Knoxville has seen its share of weather events in 2012, including plenty of storms through East Tennessee. That is to blame for a wetter than normal year, according to records kept by the National Weather Service and NOAA.
According to the NWS Knoxville saw 53.64 inches of rain in the last year; that's more than seven inches of rain above normal levels.
"We're in a kind of progressive weather pattern," said NWS meteorologist David Hotz. "During the summertime, we had a ridge of high pressure that remained over that area."
The city had more rain than many other parts of the Southeast and Midwest, who saw drought conditions.
Places like Dallas, Texas, Little Rock, Arkansas, and Topeka, Kansas all saw significantly less water in 2012. Topeka, specifically, had a deficit of 13.4 inches of rain.
Hotz said one reason is the early July wind storm that hit the Mid-Atlantic called a "derecho." That unusual storm broke a streak of dry weather in the Ohio Valley and Appalachia.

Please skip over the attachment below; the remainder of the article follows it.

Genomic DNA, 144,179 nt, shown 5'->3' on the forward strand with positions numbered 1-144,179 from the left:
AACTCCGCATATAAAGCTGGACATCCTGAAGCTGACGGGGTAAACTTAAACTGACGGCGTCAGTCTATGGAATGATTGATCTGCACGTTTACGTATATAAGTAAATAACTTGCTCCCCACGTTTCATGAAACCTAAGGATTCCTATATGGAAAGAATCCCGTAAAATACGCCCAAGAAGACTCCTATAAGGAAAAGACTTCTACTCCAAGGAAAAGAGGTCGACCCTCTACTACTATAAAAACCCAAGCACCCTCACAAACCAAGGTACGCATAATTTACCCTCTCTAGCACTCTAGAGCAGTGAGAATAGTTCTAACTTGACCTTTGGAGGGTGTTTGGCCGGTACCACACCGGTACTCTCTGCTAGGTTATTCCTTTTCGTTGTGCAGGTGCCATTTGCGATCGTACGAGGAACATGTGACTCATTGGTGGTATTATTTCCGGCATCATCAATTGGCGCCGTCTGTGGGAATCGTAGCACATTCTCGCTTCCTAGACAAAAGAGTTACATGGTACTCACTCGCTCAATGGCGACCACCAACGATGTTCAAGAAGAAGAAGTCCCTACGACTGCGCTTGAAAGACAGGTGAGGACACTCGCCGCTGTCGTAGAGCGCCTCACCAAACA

"Does two things: One, it does starts thunderstorm development which you need for rainfall, and two, when you suppress the air, it really warms up," Hotz added.
Knoxville has seen a see-saw of rainy years, followed by drought conditions that left us too dry. Specifically in 2009 and 2010, East Tennessee saw a deficit in rainfall for the year.
Here are some other 2012 recordings from the NWS:
- Tri Cities: 46.15" (+5.14" than normal)
- Chattanooga: 50.78" (-1.7" than normal)
- Nashville: 45.82" (-1.43" than normal)
- Memphis: 47.12" (-2.77" than normal)